I fought against The Weird Sisters. After reading Janet Maslin’s review in the New York Times, I thought, “That’s one I’ll skip.” Then a friend gave me a copy, saying, “I thought this might be interesting for you, being one of three sisters.” Yes — but who’s to say Eleanor Brown was going to get it right? Then I was drawn in by the quotation on the cover: “See, we love each other. We just don’t happen to like each other very much.”
So I started reading. The novel’s premise is artificial, borderline annoying. The three sisters in question are Rosalind, Bianca, and Cordelia, named after Shakespearean heroines because their father is an eminent Shakespeare scholar. He teaches at a small liberal-arts college in Ohio. (I pictured Oberlin or Kenyon.) The family is bookish in the extreme, given to quoting the Bard to each other, frequently vanishing into any volume within reach.
This much of the exposition had me squirming. It struck me as forced, twee, self-admiring. Strangely, though, Brown’s choice of a narrative voice didn’t rub me the wrong way, and it certainly could have, because she chose to tell the story from the point of view of All Three Sisters at Once. A daring choice, but it paid off. When only one sister is concerned, it’s a straightforward third-person narrative (in that sister’s consciousness). When the girls share an experience, it’s “We thought… we knew.” Bear in mind that the “weird sisters” of the title refers to the three witches in Macbeth and you’ll understand that Brown gives the trio a slight air of uncanny power as well as an appealingly wry, witty spin on the action.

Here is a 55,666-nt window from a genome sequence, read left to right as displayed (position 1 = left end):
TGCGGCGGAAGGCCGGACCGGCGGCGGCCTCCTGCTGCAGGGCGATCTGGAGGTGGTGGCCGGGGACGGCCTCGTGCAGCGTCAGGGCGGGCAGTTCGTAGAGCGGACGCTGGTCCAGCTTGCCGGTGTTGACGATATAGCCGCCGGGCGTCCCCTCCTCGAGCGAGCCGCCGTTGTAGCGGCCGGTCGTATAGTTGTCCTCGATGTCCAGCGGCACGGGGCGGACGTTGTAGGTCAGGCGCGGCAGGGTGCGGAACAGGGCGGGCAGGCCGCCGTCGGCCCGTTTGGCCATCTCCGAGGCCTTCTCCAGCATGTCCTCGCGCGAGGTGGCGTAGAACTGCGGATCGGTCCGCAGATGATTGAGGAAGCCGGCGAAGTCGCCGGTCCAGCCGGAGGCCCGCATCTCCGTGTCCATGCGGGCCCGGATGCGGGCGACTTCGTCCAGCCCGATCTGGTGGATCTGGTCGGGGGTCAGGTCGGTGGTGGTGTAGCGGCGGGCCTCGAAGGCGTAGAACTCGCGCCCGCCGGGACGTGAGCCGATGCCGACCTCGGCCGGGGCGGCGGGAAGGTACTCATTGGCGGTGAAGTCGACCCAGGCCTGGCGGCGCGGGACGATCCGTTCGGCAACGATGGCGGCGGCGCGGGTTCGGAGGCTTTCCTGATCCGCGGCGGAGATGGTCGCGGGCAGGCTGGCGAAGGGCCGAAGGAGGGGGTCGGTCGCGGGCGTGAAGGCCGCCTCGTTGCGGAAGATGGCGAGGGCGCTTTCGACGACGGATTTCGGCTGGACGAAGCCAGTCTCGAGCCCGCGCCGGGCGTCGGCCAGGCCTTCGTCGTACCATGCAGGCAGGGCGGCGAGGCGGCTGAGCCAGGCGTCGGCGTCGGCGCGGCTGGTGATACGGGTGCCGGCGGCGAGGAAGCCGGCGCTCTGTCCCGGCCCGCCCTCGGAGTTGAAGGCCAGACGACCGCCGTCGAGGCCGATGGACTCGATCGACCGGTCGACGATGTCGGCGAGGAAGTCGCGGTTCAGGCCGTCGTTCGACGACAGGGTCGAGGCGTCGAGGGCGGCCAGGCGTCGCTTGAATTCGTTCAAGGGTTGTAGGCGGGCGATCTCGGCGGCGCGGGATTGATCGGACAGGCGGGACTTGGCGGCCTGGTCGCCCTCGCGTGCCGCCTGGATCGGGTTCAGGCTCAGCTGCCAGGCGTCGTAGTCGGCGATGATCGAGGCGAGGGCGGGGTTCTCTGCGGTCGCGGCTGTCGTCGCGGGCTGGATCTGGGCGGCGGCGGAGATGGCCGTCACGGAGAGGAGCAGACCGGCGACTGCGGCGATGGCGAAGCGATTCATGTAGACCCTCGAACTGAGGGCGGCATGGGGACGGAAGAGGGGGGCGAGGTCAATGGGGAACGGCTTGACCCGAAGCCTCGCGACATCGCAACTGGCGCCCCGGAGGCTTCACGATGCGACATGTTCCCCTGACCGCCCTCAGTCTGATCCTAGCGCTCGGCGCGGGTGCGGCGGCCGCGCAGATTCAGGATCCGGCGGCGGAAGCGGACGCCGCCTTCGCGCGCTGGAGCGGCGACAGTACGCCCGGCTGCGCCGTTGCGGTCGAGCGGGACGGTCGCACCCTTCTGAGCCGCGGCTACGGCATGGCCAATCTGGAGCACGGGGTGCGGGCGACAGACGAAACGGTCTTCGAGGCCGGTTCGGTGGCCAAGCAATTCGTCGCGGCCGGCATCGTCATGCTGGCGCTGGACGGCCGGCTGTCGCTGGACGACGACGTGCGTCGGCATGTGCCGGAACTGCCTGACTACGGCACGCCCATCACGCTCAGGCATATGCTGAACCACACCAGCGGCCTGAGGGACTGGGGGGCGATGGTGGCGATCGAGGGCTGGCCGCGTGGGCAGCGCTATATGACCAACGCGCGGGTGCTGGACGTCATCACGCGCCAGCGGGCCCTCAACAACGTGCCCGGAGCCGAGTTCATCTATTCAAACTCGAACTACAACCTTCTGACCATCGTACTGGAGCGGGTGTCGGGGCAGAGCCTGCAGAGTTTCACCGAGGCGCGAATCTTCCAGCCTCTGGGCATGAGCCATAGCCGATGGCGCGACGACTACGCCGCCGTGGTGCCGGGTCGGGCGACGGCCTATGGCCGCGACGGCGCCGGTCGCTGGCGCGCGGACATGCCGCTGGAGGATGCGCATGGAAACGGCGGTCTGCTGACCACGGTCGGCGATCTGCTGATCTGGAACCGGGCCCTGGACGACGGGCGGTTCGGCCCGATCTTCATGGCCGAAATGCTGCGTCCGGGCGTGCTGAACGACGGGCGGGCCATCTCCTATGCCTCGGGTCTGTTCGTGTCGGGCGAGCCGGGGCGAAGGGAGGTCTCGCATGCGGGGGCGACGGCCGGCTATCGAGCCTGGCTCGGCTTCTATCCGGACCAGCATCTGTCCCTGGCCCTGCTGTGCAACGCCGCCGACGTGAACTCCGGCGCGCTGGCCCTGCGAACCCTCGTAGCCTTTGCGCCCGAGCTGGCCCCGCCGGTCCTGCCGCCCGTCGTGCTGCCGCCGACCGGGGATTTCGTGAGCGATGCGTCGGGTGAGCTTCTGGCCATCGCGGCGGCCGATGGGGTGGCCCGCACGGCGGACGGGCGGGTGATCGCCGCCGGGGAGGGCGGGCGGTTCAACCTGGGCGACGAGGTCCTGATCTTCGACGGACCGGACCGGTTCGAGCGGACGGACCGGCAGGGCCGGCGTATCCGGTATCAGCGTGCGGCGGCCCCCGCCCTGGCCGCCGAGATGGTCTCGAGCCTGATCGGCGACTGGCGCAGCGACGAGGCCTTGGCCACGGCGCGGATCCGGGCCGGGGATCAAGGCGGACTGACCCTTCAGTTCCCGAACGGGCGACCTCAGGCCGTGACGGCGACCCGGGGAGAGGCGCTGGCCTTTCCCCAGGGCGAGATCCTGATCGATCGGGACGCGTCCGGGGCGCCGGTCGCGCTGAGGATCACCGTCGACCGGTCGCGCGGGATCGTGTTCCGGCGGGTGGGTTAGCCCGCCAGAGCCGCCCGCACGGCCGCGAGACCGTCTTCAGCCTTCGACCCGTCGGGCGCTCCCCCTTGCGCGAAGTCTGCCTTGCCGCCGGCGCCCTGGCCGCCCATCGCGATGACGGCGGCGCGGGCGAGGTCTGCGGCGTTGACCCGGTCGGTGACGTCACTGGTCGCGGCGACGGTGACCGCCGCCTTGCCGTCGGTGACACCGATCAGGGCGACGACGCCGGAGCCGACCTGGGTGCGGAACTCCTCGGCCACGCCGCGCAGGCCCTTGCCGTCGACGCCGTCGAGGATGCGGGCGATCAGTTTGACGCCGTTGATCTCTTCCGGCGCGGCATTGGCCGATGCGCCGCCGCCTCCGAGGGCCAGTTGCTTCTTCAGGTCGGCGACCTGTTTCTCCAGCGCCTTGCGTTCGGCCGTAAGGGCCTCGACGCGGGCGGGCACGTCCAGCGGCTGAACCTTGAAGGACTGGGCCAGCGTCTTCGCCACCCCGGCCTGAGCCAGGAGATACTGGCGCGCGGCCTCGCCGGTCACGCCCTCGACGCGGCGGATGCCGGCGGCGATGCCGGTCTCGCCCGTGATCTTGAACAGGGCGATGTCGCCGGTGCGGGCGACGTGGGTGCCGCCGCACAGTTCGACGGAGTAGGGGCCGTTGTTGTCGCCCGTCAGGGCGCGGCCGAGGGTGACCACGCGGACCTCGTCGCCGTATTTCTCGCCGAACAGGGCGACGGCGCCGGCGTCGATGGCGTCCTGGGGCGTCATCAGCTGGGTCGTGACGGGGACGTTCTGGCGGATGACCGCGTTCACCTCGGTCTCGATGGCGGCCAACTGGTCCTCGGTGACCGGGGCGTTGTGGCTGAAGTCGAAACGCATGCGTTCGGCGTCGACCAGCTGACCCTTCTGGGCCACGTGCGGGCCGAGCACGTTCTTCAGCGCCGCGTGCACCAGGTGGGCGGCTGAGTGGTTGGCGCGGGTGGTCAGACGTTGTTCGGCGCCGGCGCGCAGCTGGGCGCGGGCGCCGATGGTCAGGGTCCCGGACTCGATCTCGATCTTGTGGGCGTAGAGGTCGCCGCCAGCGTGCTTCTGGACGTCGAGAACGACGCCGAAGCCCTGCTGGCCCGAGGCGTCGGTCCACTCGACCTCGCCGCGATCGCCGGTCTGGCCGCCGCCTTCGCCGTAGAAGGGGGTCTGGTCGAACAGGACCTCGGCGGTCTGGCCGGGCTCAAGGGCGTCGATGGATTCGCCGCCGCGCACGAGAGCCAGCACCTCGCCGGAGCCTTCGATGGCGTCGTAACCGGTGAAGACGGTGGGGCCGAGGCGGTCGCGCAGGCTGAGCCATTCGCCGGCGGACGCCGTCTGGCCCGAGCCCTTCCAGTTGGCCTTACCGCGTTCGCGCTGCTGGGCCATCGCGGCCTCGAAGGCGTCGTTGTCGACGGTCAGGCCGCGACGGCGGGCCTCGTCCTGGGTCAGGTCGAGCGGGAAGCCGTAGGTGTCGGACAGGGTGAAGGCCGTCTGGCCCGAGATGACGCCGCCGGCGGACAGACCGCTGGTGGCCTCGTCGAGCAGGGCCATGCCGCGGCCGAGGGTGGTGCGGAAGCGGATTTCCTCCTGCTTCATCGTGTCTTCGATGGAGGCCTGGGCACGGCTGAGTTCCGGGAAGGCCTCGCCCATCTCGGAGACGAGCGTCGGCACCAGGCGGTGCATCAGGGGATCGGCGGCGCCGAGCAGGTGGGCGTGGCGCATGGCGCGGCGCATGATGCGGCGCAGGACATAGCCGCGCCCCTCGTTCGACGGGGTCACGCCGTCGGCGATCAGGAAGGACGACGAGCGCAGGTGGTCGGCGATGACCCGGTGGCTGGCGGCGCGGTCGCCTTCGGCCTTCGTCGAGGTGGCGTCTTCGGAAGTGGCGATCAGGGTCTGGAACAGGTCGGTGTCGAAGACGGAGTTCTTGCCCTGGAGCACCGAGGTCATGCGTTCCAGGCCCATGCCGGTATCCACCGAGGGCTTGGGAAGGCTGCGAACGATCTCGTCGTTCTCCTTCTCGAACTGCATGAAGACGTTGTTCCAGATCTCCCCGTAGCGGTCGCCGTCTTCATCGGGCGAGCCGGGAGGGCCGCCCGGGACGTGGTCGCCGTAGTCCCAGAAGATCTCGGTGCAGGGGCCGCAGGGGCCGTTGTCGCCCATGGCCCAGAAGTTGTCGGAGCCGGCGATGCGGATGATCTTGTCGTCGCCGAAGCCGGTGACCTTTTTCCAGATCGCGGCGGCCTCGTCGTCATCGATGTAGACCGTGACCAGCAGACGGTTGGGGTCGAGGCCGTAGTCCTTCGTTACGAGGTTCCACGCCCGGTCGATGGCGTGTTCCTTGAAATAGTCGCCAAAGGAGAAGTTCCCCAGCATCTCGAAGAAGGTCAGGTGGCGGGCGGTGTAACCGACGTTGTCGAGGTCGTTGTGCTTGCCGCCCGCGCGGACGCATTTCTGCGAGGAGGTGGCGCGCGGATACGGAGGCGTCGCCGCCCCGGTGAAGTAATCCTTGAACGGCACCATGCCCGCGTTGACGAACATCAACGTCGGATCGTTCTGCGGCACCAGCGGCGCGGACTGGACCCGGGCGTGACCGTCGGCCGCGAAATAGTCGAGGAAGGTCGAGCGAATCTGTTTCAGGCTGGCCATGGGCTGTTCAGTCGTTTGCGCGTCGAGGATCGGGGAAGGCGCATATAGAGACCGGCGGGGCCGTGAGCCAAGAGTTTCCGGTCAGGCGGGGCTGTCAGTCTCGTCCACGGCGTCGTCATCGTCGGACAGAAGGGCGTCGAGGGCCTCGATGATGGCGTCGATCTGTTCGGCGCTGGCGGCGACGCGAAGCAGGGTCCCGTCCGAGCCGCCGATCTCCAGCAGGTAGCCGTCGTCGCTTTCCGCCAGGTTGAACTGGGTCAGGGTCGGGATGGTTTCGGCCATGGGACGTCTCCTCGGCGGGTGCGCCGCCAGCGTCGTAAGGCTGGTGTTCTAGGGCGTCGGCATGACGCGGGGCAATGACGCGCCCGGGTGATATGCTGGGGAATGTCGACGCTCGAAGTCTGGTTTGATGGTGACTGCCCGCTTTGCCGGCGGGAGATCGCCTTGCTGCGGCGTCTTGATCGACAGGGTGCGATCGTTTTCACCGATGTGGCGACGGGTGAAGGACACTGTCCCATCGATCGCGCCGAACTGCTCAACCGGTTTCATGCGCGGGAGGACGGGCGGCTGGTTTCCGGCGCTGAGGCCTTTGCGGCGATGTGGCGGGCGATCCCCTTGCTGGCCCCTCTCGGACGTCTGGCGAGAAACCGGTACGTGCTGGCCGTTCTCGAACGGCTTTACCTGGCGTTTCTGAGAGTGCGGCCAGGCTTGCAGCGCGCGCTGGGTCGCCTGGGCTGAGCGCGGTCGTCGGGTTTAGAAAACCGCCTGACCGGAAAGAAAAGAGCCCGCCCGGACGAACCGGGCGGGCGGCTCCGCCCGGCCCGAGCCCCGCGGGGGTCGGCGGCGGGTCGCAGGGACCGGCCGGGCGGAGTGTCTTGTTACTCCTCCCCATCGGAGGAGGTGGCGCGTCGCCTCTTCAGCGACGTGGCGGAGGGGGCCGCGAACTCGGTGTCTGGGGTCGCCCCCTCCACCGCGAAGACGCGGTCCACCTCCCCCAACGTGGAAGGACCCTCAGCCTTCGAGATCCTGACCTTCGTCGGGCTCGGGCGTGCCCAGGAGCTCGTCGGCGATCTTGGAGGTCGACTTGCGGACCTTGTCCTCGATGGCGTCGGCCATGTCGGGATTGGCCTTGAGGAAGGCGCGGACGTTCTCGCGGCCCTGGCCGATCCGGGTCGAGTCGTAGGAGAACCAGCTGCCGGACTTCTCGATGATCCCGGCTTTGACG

The Weird Sisters is really about what the girls, as individuals, lack. When Brown says that sheer force of will “could not make Rose brave, could not make Bean honest, could not make Cordy sensible,” I was reminded of The Wizard of Oz, with each character traipsing to the Emerald City in search of that missing ingredient. But in this novel the Yellow Brick Road leads the three sisters home to Barnwell, Ohio, two of them punch-drunk with failure, as their mother suffers from breast cancer.
So, yes, it’s all somewhat schematic. For instance, Rose the super-responsible eldest has never left Barnwell because she felt she had to take care of her parents. Cordy, the youngest, the flake, has been on the road for seven years. But those birth-order cliches do often ring true, don’t they? And Brown is a good writer. She brings the sisters to endearing, infuriating life. She’s fabulous on the material stuff: food, clothes, the way people sit, the weather, the smell inside the car on a summer night. She has a wonderful ear for dialogue and a tart sense of humor. So finally, around page 275 out of 300 I just relaxed and gave in to the story. You’ll laugh, you’ll cry, you’ll love the (probably, eventual) movie. But — note to author — lose Mr. Shakespeare next time around.